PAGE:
Vol. 12, No. 10 – October 2007    News & Comment for and by the Fishermen of Maine          SUBSCRIBE NOW!!
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MLA Makes Its Case
by Laurie Schreiber

The Maine Lobstermen’s Association worked right up to the Sept. 17 comment deadline to convince the National Marine Fisheries Service to provide a broader exemption area to its sinking groundline requirement. And the Maine Department of Marine Resources has been working to convince NMFS to change the implementation date of the requirement from Oct. 1, 2008 to October 2010. NMFS is scheduled to issue its final whale rule on Oct. 1.

“If there’s a door to knock on, we’re knocking on it,” MLA executive director Patrice McCarron told an Aug. 30 gathering of fishermen in Ellsworth, where about 120 people turned out to discuss potential action to address the rule. MLA also held meetings in Saco and Rockland. McCarron and MLA president David Cousens, were also in Washington, D.C., to discuss the rule with Maine’s delegation and the Office of Management and Budget. They met with the Small Business Administration and SBA’s Regional Ombudsman in Portland to file a complaint about unfair treatment to the industry. And they met with Governor John Baldacci and with Portland-area editorial boards to address negative publicity about the lobster fishing industry.

The MLA is asking NMFS to move the exemption line further offshore, to the 50-fathom curve. Nearly all right whale sightings since 1972 have been outside the 50-fathom curve. “Our only bet is to prove, scientifically, that the whales aren’t here,” said Cousens. “We all know the whales aren’t here. But we’ve got to prove it.”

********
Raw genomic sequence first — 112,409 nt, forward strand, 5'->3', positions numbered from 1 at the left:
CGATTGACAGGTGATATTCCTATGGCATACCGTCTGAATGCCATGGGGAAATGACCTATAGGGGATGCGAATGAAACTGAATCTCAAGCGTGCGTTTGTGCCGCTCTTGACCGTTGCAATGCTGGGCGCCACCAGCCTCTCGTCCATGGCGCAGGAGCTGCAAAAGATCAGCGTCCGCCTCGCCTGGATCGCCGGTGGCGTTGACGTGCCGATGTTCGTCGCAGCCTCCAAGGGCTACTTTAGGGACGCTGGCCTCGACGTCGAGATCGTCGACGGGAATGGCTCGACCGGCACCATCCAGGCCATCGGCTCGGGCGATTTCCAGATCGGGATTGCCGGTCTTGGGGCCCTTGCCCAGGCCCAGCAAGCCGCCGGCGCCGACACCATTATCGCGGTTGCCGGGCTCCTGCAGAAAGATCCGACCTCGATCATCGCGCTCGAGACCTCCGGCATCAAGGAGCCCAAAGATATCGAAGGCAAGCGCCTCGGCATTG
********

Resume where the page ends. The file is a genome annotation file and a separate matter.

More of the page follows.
The industry sees good reason to draw the exemption boundary further offshore, McCarron said. The MLA, she said, is working with a GIS specialist to re-examine whale sightings and other data to support this request. It’s up to the industry to prove that whales are not inside the 50-fathom curve, said Jon Carter of Bar Harbor..


“We are going to lose a bunch of gear.” —Darrell Beal, Beals Island (upper left); “We’ve got to raise money to fight this thing.” —Dwight Carver, Newfield (lower left); “A full blown lawsuit against NMFS could amount to $500,000 or more.” —Patrice McCarron, MLA, (upper right); “Even $500,000 isn’t going to be enough, NMFS can chew it up.” —Cappy Sargent, Milbridge, (lower right) Laurie Schreiber photos, center photo NOAA

Glenn Holland And The Red Baron
by Mike Crowe

The Red Baron has earned its position as an icon in the history of lobster boat racing in Maine. The roots of its success are just what any fan of lobster boat racing would want them to be. Its success did not come out of an MIT engineering lab where a corporation threw bushels of money at it until it did what they wanted. The Red Baron’s roots are in the tradition of Maine boat building, its designer and builder Glenn Holland, and the network of boat builders and boats Holland grew up among.

The hull design that enabled the Red Baron to be the winning boat it has been evolved out of Glenn Holland’s nearly lifelong interest in boats and speed. Holland built a lot of boats before working out the hull that produced the Red Baron.

Born in Castine, Holland hung around the Billings boatyard in Stonington, where his family had moved. Ever since those early years he wanted to build boats. His father was a lobsterman and as a teen Glenn built models. In high school his papers would be turned in with boats sketched on them.


Glenn Holland with his grandson at the Searsport races in 2007. His grandson holds the check he had just won in the skiff race. Overjoyed the grandson declared, “I could make a living doing this!” Brenda Tredwell photo

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